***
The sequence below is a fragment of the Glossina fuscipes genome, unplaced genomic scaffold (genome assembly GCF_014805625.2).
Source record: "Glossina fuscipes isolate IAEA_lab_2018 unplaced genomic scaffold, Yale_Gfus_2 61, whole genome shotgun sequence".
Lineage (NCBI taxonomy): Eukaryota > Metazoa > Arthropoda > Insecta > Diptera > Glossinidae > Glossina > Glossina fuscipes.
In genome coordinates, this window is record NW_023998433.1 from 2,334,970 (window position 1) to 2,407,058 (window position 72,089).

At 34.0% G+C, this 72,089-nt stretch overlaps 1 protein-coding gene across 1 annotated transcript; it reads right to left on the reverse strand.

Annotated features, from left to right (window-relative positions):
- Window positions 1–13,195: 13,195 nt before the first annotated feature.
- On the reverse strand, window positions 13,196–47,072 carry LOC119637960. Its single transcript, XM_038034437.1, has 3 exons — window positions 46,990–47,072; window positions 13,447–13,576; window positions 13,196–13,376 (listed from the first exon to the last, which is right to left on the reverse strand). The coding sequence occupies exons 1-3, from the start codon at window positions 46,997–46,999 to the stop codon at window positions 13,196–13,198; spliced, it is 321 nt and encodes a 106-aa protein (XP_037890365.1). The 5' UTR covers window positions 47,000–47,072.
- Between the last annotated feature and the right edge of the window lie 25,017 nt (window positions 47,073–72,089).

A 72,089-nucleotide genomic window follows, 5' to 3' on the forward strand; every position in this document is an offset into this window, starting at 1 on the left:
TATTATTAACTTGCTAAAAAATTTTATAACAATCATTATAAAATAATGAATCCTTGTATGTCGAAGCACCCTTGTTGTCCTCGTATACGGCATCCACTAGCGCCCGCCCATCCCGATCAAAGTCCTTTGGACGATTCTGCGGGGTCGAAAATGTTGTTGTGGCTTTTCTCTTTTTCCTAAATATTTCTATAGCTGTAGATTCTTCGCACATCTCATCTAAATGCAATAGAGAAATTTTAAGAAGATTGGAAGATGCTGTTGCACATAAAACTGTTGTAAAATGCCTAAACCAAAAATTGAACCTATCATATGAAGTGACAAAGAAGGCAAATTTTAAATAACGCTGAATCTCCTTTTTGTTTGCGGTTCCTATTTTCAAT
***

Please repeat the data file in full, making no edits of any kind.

The sequence below is a fragment of the Glossina fuscipes genome, unplaced genomic scaffold (genome assembly GCF_014805625.2).
Source record: "Glossina fuscipes isolate IAEA_lab_2018 unplaced genomic scaffold, Yale_Gfus_2 61, whole genome shotgun sequence".
Lineage (NCBI taxonomy): Eukaryota > Metazoa > Arthropoda > Insecta > Diptera > Glossinidae > Glossina > Glossina fuscipes.
In genome coordinates, this window is record NW_023998433.1 from 2,334,970 (window position 1) to 2,407,058 (window position 72,089).

At 34.0% G+C, this 72,089-nt stretch overlaps 1 protein-coding gene across 1 annotated transcript; it reads right to left on the reverse strand.

Annotated features, from left to right (window-relative positions):
- Window positions 1–13,195: 13,195 nt before the first annotated feature.
- On the reverse strand, window positions 13,196–47,072 carry LOC119637960. Its single transcript, XM_038034437.1, has 3 exons — window positions 46,990–47,072; window positions 13,447–13,576; window positions 13,196–13,376 (listed from the first exon to the last, which is right to left on the reverse strand). The coding sequence occupies exons 1-3, from the start codon at window positions 46,997–46,999 to the stop codon at window positions 13,196–13,198; spliced, it is 321 nt and encodes a 106-aa protein (XP_037890365.1). The 5' UTR covers window positions 47,000–47,072.
- Between the last annotated feature and the right edge of the window lie 25,017 nt (window positions 47,073–72,089).

A 72,089-nucleotide genomic window follows, 5' to 3' on the forward strand; every position in this document is an offset into this window, starting at 1 on the left:
TATTATTAACTTGCTAAAAAATTTTATAACAATCATTATAAAATAATGAATCCTTGTATGTCGAAGCACCCTTGTTGTCCTCGTATACGGCATCCACTAGCGCCCGCCCATCCCGATCAAAGTCCTTTGGACGATTCTGCGGGGTCGAAAATGTTGTTGTGGCTTTTCTCTTTTTCCTAAATATTTCTATAGCTGTAGATTCTTCGCACATCTCATCTAAATGCAATAGAGAAATTTTAAGAAGATTGGAAGATGCTGTTGCACATAAAACTGTTGTAAAATGCCTAAACCAAAAATTGAACCTATCATATGAAGTGACAAAGAAGGCAAATTTTAAATAACGCTGAATCTCCTTTTTGTTTGCGGTTCCTATTTTCAAT